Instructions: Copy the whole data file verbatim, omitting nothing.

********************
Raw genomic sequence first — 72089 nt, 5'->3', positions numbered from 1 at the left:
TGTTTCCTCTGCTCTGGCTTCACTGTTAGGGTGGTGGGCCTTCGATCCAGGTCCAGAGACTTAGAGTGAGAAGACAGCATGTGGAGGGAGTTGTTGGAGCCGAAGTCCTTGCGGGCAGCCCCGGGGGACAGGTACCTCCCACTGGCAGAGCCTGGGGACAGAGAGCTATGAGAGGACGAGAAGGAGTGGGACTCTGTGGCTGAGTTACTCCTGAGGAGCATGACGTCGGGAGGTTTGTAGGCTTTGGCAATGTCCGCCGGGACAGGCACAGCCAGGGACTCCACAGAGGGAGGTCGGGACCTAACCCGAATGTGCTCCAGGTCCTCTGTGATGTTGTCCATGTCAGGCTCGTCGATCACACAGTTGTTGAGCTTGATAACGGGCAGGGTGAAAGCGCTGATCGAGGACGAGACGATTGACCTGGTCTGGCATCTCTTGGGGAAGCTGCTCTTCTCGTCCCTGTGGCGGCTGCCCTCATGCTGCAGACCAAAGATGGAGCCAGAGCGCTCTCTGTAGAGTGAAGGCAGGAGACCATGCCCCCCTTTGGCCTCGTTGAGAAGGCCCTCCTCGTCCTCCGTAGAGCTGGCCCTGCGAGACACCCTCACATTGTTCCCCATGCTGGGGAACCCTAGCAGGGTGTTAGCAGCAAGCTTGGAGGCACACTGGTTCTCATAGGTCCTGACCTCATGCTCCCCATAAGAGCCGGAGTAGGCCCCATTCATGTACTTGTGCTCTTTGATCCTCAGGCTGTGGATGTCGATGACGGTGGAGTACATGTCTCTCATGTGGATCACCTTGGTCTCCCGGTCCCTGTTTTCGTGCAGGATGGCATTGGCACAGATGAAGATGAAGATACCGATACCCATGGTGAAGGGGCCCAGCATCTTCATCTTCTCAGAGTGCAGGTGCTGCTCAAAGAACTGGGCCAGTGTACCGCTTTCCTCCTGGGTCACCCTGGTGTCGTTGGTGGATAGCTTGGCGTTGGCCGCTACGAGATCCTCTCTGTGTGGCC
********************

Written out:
Raw genomic sequence first — 72089 nt, 5'->3', positions numbered from 1 at the left:
TGTTTCCTCTGCTCTGGCTTCACTGTTAGGGTGGTGGGCCTTCGATCCAGGTCCAGAGACTTAGAGTGAGAAGACAGCATGTGGAGGGAGTTGTTGGAGCCGAAGTCCTTGCGGGCAGCCCCGGGGGACAGGTACCTCCCACTGGCAGAGCCTGGGGACAGAGAGCTATGAGAGGACGAGAAGGAGTGGGACTCTGTGGCTGAGTTACTCCTGAGGAGCATGACGTCGGGAGGTTTGTAGGCTTTGGCAATGTCCGCCGGGACAGGCACAGCCAGGGACTCCACAGAGGGAGGTCGGGACCTAACCCGAATGTGCTCCAGGTCCTCTGTGATGTTGTCCATGTCAGGCTCGTCGATCACACAGTTGTTGAGCTTGATAACGGGCAGGGTGAAAGCGCTGATCGAGGACGAGACGATTGACCTGGTCTGGCATCTCTTGGGGAAGCTGCTCTTCTCGTCCCTGTGGCGGCTGCCCTCATGCTGCAGACCAAAGATGGAGCCAGAGCGCTCTCTGTAGAGTGAAGGCAGGAGACCATGCCCCCCTTTGGCCTCGTTGAGAAGGCCCTCCTCGTCCTCCGTAGAGCTGGCCCTGCGAGACACCCTCACATTGTTCCCCATGCTGGGGAACCCTAGCAGGGTGTTAGCAGCAAGCTTGGAGGCACACTGGTTCTCATAGGTCCTGACCTCATGCTCCCCATAAGAGCCGGAGTAGGCCCCATTCATGTACTTGTGCTCTTTGATCCTCAGGCTGTGGATGTCGATGACGGTGGAGTACATGTCTCTCATGTGGATCACCTTGGTCTCCCGGTCCCTGTTTTCGTGCAGGATGGCATTGGCACAGATGAAGATGAAGATACCGATACCCATGGTGAAGGGGCCCAGCATCTTCATCTTCTCAGAGTGCAGGTGCTGCTCAAAGAACTGGGCCAGTGTACCGCTTTCCTCCTGGGTCACCCTGGTGTCGTTGGTGGATAGCTTGGCGTTGGCCGCTACGAGATCCTCTCTGTGTGGCC